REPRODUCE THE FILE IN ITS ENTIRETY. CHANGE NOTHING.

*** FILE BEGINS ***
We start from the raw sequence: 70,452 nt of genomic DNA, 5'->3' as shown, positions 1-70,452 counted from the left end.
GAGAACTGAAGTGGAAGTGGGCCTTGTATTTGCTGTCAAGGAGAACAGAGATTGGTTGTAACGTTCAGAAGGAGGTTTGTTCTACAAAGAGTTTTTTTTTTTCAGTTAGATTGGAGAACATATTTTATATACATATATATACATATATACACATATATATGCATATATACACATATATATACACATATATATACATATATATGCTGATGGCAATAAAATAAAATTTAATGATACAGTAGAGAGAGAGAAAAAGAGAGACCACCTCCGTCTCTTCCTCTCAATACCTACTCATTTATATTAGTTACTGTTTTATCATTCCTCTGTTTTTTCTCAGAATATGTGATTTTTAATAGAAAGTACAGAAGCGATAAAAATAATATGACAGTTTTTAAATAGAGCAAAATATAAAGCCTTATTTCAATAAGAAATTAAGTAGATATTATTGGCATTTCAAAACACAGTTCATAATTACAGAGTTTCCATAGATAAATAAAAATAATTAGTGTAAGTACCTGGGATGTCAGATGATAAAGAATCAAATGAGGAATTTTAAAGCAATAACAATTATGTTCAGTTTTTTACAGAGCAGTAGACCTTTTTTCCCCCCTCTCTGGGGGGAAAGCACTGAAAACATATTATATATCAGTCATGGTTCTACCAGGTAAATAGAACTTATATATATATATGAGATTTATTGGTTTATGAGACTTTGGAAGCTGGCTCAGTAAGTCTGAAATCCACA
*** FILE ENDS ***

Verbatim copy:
We start from the raw sequence: 70,452 nt of genomic DNA, 5'->3' as shown, positions 1-70,452 counted from the left end.
GAGAACTGAAGTGGAAGTGGGCCTTGTATTTGCTGTCAAGGAGAACAGAGATTGGTTGTAACGTTCAGAAGGAGGTTTGTTCTACAAAGAGTTTTTTTTTTTCAGTTAGATTGGAGAACATATTTTATATACATATATATACATATATACACATATATATGCATATATACACATATATATACACATATATATACATATATATGCTGATGGCAATAAAATAAAATTTAATGATACAGTAGAGAGAGAGAAAAAGAGAGACCACCTCCGTCTCTTCCTCTCAATACCTACTCATTTATATTAGTTACTGTTTTATCATTCCTCTGTTTTTTCTCAGAATATGTGATTTTTAATAGAAAGTACAGAAGCGATAAAAATAATATGACAGTTTTTAAATAGAGCAAAATATAAAGCCTTATTTCAATAAGAAATTAAGTAGATATTATTGGCATTTCAAAACACAGTTCATAATTACAGAGTTTCCATAGATAAATAAAAATAATTAGTGTAAGTACCTGGGATGTCAGATGATAAAGAATCAAATGAGGAATTTTAAAGCAATAACAATTATGTTCAGTTTTTTACAGAGCAGTAGACCTTTTTTCCCCCCTCTCTGGGGGGAAAGCACTGAAAACATATTATATATCAGTCATGGTTCTACCAGGTAAATAGAACTTATATATATATATGAGATTTATTGGTTTATGAGACTTTGGAAGCTGGCTCAGTAAGTCTGAAATCCACA